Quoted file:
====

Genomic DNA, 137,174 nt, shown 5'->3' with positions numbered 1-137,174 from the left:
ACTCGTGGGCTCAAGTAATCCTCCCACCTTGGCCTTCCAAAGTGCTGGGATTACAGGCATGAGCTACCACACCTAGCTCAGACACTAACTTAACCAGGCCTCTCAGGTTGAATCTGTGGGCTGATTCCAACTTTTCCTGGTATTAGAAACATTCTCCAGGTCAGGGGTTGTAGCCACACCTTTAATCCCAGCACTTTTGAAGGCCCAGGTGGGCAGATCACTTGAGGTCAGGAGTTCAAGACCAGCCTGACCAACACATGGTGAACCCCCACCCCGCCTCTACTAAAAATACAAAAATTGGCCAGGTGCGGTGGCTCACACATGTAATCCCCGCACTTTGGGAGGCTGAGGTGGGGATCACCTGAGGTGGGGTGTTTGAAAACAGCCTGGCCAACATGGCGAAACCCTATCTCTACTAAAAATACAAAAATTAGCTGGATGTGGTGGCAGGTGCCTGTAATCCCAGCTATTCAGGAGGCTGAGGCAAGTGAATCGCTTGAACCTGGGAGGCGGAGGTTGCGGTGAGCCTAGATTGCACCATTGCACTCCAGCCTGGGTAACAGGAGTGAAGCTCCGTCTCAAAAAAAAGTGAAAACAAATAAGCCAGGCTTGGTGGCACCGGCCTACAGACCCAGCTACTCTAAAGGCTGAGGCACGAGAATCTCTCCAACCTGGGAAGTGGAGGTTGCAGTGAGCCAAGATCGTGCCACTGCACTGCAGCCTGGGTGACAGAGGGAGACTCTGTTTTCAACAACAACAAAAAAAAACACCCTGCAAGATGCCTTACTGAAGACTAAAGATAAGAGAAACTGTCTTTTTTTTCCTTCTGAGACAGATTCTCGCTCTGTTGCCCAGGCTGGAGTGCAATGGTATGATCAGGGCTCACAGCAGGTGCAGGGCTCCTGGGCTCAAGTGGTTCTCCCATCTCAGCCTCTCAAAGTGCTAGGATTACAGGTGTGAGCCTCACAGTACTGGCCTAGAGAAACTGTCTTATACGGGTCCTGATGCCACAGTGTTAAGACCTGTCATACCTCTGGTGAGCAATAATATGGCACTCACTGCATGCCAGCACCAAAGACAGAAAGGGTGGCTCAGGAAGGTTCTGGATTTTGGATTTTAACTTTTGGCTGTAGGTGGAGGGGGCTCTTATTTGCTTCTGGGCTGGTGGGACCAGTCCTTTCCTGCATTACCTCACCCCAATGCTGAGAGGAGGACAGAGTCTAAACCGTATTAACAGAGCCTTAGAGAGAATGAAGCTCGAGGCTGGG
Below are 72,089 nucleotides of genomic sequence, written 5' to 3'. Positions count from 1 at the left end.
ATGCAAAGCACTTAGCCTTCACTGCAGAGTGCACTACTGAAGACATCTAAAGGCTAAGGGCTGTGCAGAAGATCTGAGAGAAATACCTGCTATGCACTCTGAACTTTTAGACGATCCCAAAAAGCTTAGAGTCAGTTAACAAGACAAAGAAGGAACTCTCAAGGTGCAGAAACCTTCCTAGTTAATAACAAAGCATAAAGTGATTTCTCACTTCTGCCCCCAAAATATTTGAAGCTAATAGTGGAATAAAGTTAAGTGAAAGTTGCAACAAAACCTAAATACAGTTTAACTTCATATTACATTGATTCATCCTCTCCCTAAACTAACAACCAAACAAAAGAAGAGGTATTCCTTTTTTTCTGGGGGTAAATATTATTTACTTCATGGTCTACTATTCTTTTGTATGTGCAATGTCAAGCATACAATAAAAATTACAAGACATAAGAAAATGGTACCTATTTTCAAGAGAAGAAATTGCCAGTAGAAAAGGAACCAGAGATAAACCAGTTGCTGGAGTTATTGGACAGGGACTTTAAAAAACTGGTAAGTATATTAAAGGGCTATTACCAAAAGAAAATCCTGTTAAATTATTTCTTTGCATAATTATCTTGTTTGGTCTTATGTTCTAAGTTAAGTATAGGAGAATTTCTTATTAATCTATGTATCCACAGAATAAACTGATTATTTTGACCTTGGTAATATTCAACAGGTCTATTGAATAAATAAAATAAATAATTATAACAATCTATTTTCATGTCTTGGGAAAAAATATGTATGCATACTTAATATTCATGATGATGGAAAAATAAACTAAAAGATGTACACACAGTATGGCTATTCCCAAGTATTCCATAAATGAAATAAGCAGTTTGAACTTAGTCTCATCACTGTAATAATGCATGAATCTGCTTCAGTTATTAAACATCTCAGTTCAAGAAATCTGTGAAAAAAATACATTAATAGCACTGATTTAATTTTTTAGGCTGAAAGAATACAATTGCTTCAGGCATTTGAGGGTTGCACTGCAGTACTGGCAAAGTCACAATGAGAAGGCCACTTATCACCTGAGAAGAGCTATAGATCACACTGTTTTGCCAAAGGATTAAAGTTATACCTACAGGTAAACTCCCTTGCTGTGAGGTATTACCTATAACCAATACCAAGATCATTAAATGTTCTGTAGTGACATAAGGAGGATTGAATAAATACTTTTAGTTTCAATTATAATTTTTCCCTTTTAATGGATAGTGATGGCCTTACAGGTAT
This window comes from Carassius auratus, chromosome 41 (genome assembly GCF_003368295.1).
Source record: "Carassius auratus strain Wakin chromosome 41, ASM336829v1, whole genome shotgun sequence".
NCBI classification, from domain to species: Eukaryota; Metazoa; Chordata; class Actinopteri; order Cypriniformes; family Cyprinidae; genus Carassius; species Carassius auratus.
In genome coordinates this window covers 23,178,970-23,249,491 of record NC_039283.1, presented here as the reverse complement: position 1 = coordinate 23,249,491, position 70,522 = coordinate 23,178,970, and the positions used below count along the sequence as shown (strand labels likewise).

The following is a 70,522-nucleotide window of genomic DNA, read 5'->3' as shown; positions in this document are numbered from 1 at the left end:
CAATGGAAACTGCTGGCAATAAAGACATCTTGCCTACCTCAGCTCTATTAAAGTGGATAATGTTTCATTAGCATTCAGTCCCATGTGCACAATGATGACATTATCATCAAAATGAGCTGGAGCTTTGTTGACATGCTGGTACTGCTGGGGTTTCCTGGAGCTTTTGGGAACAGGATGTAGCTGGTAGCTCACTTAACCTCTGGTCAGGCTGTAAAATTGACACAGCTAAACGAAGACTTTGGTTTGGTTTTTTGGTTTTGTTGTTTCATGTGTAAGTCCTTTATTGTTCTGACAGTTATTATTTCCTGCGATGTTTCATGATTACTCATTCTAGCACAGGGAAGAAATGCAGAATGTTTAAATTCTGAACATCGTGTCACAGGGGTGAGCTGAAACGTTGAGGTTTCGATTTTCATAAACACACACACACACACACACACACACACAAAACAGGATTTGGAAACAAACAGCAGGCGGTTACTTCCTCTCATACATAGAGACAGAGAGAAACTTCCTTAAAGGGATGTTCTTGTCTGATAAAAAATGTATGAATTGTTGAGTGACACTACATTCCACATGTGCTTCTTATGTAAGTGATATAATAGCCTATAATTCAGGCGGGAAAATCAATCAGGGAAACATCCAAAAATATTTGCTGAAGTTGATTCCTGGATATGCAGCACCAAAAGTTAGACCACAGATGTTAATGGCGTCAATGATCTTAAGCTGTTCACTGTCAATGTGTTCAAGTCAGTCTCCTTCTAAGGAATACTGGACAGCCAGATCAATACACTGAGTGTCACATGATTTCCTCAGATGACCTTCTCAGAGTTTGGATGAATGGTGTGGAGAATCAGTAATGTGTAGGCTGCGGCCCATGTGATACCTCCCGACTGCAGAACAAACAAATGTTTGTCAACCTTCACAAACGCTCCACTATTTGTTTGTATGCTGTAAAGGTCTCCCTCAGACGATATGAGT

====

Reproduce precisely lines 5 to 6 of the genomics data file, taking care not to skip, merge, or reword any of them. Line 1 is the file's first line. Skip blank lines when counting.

This window comes from Carassius auratus, chromosome 41 (genome assembly GCF_003368295.1).
Source record: "Carassius auratus strain Wakin chromosome 41, ASM336829v1, whole genome shotgun sequence".